I think the best course of action is to look at more material with the same care and fine technique as you've established thus far."
Franck Frydman: "Then here is the abstract of a 2002 article by Philippe Bouchet (Protoconchs, dispersal, and tectonic plates biogeography: new Pacific species of Morum (Gastropoda: Harpidae). Journal of Conchology 37(5): 533-549.):
'Morum clatratum n. sp. and Morum roseum n. sp. are described from depths of 100-200 m in the Marquesas Islands. Mode of development inferred from protoconch morphology and comparison with the protoconchs of Harpa with teleplanic larvae suggests that the new species have planktotrophic larval development, and that they are expected to range widely outside the Marquesas. In addition, Morum kurzi, M. macdonaldi, and M. teramachii, with inferred planktotrophic development, and M. watanabei, with inferred non-planktotrophic development, are newly recorded from South Pacific localities. The distribution of individual species of Morum appears to reflect dispersal during the planktonic phase, rather than movement of the lithospheric plates on the geological scale. The Caribbean Morum oniscus and M. lamarckii, respectively with inferred non-planktotrophic and planktotrophic development, are treated as separate valid species.'
Otherwise as far as M. strombiforme is concerned I think that it is nothing but a variation of M. oniscus."
Marlo: Based upon Franck’s recommendation I reviewed Bouchet’s article as it pertains to our discussion and found that he concluded that M. oniscus and M. lamarckii/purpureum were separate species because planktotrophic and non-planktotrophic taxon are by nature separate species, the protoconchs of Morums can be discerned as either planktotrophic or non-planktotrophic, and the protoconch of M. lamarckii/purpureum is planktotrophic, while the protoconch of M. oniscus is non-planktotrophic.
It's nice to see that Dr. Bouchet ... agreed with the protoconch analysis of the two western Atlantic Morum s.s. species under consideration and credited Kaicher with the discovery of the salient (transposition of inset images notwithstanding). I sometimes feel that Sally's work is greatly under credited.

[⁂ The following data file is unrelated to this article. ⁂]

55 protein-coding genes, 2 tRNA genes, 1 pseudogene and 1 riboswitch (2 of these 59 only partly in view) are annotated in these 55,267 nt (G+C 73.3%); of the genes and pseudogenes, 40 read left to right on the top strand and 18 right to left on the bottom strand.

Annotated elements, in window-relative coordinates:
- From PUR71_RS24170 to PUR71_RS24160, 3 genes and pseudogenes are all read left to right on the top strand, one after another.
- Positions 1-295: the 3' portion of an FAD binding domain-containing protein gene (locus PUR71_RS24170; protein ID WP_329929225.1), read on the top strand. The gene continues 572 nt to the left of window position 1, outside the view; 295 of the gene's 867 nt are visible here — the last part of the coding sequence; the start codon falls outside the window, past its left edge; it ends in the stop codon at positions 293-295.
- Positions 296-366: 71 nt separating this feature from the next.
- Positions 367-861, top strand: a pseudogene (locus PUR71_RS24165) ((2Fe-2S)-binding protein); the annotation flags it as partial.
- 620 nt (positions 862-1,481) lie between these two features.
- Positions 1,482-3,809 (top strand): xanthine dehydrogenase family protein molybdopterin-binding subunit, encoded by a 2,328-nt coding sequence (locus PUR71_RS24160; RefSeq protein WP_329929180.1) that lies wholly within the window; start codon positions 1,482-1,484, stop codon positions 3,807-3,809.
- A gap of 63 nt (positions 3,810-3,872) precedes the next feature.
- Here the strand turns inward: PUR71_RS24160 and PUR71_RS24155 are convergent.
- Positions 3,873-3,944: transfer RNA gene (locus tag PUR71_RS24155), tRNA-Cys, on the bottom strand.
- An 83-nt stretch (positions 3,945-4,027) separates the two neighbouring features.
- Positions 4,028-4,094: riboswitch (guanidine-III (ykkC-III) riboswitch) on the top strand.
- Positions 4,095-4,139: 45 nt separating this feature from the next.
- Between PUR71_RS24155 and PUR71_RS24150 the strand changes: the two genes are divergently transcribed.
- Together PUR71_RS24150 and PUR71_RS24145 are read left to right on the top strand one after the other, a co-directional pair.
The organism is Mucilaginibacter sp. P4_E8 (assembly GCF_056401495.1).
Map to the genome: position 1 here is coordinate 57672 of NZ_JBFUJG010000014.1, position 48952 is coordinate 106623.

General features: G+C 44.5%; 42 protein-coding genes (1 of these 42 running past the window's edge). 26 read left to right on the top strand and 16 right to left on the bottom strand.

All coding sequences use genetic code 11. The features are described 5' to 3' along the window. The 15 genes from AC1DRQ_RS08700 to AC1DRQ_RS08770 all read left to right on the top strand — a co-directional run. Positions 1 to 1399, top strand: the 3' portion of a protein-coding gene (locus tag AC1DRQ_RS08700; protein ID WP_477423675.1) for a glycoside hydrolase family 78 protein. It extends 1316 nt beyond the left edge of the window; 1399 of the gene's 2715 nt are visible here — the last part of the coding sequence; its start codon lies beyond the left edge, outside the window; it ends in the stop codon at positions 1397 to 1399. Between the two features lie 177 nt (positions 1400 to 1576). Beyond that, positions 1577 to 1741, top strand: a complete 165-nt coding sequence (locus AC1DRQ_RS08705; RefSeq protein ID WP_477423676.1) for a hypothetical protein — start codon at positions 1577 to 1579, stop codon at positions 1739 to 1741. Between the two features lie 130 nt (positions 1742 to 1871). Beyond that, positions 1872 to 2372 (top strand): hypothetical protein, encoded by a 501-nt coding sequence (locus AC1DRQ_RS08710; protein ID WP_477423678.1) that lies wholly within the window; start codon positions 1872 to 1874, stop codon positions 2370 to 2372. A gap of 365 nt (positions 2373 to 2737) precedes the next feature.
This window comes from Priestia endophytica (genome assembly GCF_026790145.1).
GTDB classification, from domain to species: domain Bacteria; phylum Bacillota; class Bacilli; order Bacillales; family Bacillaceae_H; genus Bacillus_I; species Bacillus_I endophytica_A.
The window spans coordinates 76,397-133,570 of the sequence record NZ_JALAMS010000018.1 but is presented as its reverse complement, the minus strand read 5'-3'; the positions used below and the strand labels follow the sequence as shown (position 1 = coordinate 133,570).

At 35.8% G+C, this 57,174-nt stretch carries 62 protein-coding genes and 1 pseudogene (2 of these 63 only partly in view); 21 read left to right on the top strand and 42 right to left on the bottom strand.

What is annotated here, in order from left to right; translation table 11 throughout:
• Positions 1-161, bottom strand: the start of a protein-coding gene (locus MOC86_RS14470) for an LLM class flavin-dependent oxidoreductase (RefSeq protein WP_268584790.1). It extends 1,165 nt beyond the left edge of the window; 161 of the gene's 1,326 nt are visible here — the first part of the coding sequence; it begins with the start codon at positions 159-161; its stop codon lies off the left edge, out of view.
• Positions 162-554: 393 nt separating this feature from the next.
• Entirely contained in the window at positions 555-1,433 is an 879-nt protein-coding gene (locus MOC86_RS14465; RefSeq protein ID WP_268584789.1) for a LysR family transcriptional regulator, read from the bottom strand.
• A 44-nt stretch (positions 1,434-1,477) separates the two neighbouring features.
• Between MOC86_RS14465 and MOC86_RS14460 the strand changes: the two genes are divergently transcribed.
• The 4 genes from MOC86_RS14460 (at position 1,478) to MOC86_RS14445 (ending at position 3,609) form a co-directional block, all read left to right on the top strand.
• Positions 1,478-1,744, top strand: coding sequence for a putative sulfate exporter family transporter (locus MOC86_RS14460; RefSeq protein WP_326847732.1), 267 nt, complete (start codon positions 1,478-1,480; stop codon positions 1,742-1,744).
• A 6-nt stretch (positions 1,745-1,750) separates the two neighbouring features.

You may have noticed that Marlo makes little mention of Morum lamarckii (Deshayes, 1844) in his (old) presentation. There are two reasons: (1) We believe M. purpureum Röding, 1798 is a senior synonym, and (2) Emily Vokes (1998: 15) pointed out the unavailability of Oniscia lamarckii Deshayes, 1844 [non Lesson, 1840*].
* The senior homonym, Cassidaria (Oniscia) lamarkii Lesson, 1840 is apparently an overlooked nomen dubium, allegedly from Australia. Aside from being unfigured, its description imprecise (except for the thin labrum, it might even be a mislocalized M. oniscus). Certainly there is no mention of pink/purple, the columella being described as griseous, so I doubt there was any collusion/confusion involving Lesson and Deshayes, and Vokes' treatment of the homonymy, during the hegemony of the third edition of the Code, is final pending a petition.
Lesson, R.P., 1840. Molluscorum novae. Espèce nouvelle de mollusque du genre Cassidaire. Revue Zoologique (Société Cuvierienne) 3: 212.
Vokes, E.H., 1998. Neogene paleontology in the northern Dominican Republic 18. The superfamily Volutacea (in part) (Mollusca: Gastropoda). Bulletins of American Paleontology 113(354): (1)-54 + plates 1-10. 20 April."
So, here's my revised presentation in consideration of the above comments.